Stock options can generate extra income. Here's how.

  • By Steven M. Sears,
  • Barron's
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The thirst for yield in a world awash in low interest rates is leading investors to the options market—and that’s a great place to be.

They are increasingly embracing the cash-secured put sale strategy to create returns that generally far exceed what is available in the bond market. To create returns that can exceed 3% on their cash, these investors are increasingly selling puts on blue-chip stocks that pay dividends to create and enhance returns.

This is one of the simplest options strategies in existence. Investors simply identify stocks that pay dividends and then sell puts with strike prices below the stock’s price and with expiration dates usually of three months or less.

If the stock advances, investors keep the put premium, which often represents a return of more than 3% on idle cash. Should the stock price be below the put strike price at expiration, investors usually buy the stock (rather than cover the put) and allow themselves to be “put” a blue-chip dividend stock.

We have long advocated this strategy, and now it seems to have been embraced by major institutional investors, suggesting the strategy is poised to enter a golden age as investors confront negative interest rates, and extraordinary low rates.

In recent sessions, when the stock market seemed poised to suffer acute declines due to the pending impeachment proceedings against President Donald Trump, the cash-secured put sale strategy exploded in popularity. Rather than selling stocks, or even buying defensive puts to protect stocks, which is what one would normally expect during a sharp decline, some investors sold puts, often in very large sizes.

Among the key trades:

  • In Procter & Gamble (PG), an investor sold 7,000 October $118 puts at 45 cents.
  • In Clorox (CX), an investor sold 5,000 October $70 puts for at prices down to 29 cents.
  • In BorgWarner (BWA), Investors sold 3,000 December $27.5 puts at 47 cents.
  • In Kraft Heinz (KHC), investors sold 2,500 October $26.50 puts at 20 cents.
  • In Ford Motor (F) investors sold 40,000 November $8 puts at $2.95.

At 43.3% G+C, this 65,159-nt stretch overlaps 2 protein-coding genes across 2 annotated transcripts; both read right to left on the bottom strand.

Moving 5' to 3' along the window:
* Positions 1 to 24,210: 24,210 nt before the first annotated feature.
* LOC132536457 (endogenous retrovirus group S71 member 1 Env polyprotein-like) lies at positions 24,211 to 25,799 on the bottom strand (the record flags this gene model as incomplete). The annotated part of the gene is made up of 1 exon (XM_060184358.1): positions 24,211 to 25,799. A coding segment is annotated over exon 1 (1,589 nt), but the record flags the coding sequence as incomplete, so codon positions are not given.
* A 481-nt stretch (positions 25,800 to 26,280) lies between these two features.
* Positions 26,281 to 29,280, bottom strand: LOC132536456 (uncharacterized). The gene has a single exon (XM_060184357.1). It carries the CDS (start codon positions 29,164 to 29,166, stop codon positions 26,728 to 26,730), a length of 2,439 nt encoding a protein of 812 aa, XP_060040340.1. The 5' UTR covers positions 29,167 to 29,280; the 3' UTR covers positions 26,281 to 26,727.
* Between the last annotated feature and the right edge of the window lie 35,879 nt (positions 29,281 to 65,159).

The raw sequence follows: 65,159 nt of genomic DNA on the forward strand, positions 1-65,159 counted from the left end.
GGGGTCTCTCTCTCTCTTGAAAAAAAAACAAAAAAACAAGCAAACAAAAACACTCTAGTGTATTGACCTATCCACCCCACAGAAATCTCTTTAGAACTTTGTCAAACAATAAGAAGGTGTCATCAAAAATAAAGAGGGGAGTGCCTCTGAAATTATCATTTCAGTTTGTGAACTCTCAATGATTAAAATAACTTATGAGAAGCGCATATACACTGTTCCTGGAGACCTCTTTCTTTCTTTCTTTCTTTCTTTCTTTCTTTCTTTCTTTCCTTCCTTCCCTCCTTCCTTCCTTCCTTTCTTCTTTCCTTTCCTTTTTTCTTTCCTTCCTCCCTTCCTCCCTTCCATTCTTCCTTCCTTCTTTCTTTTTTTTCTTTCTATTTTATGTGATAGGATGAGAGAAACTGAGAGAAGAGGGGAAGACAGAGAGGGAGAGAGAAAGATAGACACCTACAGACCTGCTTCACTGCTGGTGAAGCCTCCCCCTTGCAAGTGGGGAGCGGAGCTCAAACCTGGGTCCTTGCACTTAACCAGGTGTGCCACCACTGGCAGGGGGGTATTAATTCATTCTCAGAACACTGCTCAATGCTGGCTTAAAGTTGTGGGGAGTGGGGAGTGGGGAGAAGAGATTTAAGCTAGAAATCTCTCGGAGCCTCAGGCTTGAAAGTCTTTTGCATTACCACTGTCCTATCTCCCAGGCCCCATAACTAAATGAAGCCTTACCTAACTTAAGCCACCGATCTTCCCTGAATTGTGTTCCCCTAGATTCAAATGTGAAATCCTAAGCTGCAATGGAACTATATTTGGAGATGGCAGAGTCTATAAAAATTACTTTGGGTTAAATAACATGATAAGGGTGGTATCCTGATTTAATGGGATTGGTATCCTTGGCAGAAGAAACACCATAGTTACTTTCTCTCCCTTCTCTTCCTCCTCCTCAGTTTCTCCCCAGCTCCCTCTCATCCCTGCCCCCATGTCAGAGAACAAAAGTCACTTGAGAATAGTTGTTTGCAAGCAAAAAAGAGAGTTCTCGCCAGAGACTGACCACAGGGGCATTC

• In McDonald’s (MCD), investors sold 20,000 January $190 puts at $2.75.
  • In Walmart (WMT), investors sold 15,000 October $38 puts at 31 cents.
  • In Symantec (SYMC), investors sold 10,000 October $23 puts at 35 cents.

The size of the put sales was extraordinarily unusual.

Major investors—and that is the only type of investor who could afford to trade puts that represent tens of thousands of shares of stock—often just focus on buying stocks. They rarely sell large amounts of puts as a way to control equities. This reflects a historical mistrust of options, concerns about options liquidity, and a broad stock-centric bias that exists in the institutional money management industry. Those biases, however, have been eroding in recent years and they now seem poised fade as all investors are now increasingly confronting a world in which it is hard to generate meaningful investment yields without taking on significant risks.

The big put sale trades, which Chris Jacobsosn, a Susquehanna Financial Group strategist notified his clients about, should thus be viewed as a sign that the humble cash-secured put strategy is no longer a secret of well-heeled individual investors with the resources and smarts to determine their own outcomes.

Now, it seems the strategy is poised to grow in use and importance at a time of extraordinary singularity in the markets, economy and Washington.

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